The plot: A deep reconnaissance team is sent to a distant planet to investigate what might be an enemy base. New to the team is an alien from a race that has manipulated mankind in the past, and the other team members don’t trust him. However, they’ll need his extra sensory perception abilities to succeed. When they get there, after their snoop-n-poop (as Richard Marcinko would put it), they find an ancient alien artifact worth slightly less than a Powerball ticket. At which point, the team’s sniper kills most of the rest of the team to steal the artifact, but the alien takes it before he can. And suddenly it’s a cat-and-mouse game as they try to reach the extraction point without getting shot by each other.

That’s the plot. That’s what the book flap says when I read it wondering what the point of the book was.

Because the plot doesn’t really start until about page 130 of about 300. Beforehand, we get a mission briefing, a training exercise, a night on the town to left off some steam and get laid, a ride to the planet, and a long walk to the alien base. The book is rich in detail. How much detail? It spends four pages talking about how the team crosses a river. Then most of them die and the chase is on.

Even then, much of the exciting chase is spent shifting between the characters viewpoints as each expresses internally how he cannot trust the others and how he’ll kill them. They traverse terrain, engage each other a bit, and then one wins. Sort of. Then there’s a wrap up epilogue.

I don’t think the plot was worth 300 pages as it was.

So I’m not sanguine that I’ll enjoy the subgenre as a whole; it seems to be written by post-military people by post-military people with a military precision at least as far as the detail goes. I’ve got a couple more Ringo books; I’ll give them a try at some point, but I’m not eager to base my forthcoming (forevethcoming is the new term for “Forever Forthcoming”) on the subgenre. It’ll be more a science fiction novel with a militaryish setting.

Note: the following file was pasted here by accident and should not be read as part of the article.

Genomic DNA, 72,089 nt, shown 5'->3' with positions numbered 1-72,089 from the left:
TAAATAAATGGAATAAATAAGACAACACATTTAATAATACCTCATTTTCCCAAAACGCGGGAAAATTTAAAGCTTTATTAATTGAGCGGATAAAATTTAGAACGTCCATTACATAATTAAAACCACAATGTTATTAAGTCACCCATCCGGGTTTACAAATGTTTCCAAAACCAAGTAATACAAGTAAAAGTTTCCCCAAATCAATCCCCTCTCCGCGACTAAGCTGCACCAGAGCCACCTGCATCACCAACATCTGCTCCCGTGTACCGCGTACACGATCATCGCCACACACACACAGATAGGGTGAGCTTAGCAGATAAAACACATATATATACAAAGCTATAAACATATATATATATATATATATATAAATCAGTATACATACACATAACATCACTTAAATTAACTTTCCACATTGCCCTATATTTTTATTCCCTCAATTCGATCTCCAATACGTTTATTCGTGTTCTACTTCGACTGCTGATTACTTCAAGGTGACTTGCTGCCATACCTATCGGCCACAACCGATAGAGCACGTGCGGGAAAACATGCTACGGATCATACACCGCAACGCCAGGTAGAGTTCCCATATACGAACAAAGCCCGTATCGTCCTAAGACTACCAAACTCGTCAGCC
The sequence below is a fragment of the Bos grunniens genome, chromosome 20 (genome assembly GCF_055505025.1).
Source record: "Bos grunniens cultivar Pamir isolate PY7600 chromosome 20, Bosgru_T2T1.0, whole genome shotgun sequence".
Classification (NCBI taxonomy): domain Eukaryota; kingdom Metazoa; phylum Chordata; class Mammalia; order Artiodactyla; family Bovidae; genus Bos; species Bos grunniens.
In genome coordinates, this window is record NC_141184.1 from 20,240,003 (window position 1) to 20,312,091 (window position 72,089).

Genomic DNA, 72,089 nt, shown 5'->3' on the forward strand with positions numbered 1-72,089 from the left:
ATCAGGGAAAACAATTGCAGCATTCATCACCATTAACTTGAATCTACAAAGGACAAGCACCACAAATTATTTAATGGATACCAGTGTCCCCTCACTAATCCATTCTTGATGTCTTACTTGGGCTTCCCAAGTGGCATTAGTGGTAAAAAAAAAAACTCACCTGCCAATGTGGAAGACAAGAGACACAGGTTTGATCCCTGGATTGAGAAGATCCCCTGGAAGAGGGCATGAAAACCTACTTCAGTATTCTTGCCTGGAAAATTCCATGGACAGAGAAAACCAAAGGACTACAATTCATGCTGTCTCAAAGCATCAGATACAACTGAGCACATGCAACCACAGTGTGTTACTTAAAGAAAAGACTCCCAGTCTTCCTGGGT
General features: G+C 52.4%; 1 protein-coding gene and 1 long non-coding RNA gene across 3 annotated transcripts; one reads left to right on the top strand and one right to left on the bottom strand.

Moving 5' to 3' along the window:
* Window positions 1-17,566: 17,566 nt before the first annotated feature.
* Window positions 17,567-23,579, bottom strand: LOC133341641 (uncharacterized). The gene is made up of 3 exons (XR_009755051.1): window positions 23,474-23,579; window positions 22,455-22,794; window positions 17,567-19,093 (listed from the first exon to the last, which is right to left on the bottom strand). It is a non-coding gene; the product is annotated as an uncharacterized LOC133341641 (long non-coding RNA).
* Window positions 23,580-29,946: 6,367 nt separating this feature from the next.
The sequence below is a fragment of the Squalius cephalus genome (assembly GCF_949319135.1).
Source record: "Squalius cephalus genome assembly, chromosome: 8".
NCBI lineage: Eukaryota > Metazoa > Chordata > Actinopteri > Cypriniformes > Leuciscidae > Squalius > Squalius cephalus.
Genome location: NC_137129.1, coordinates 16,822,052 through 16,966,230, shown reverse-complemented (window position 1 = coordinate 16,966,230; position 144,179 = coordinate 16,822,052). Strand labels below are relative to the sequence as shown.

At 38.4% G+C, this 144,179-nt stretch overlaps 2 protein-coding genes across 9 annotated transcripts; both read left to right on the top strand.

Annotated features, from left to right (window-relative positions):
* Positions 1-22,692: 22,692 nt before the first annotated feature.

Of course, I’m basing my blatherings here on a novel, part of a novel, and a couple short stories’ worth of study of the subgenre. I’m open to suggestion and revising my opinion if I like the other Ringo books. Or because tomorrow is sunnier.

Book Report: Life is Simple: First Cutting by Jerry Crownover (1998)

Book coverI’ve been reading Jerry Crownover’s column in the Ozarks Farm and Neighbor for a couple of years now, and I ran across one of his books, so I picked it up. This book is an early collection–from twenty years ago–where Crownover was my age and had a couple of kids in the house. That is, these columns apply to my life a little more than his current ones do. Especially since I’m not a cattle man.

At any rate, they’re short newspaper-style columns, many of which are built around a single anecdote where Crownover encounters a neighbor, another cattleman, or a non-rural fellow and has an epiphany or can spin some rural wisdom from the experience. There are also a couple of lightly politically themed jibes (in the First Clinton Regnum), but it’s mostly lifestyle column stuff.

I enjoyed them and will pick up other books as I come across them, and I’ll continue to read the column in the OFN.

Book Report: White Night by Jim Butcher (2007)

Book coverI got this book in October, and when I was looking for something sort of escapist to work into my rotation, it was right there atop the stack.

This is the ninth book in the Dresden Files series, which is indeed about a powerful gun-toting hard-boiled wizard. In this volume, the wizard is looking for someone who is killing witches. While dressed up in his usual clothing. Some clues indicate his brother might be involved. His brother is a vampire, you see, but not a blood-sucking vampire. Instead, he feasts upon the emotions of his victims.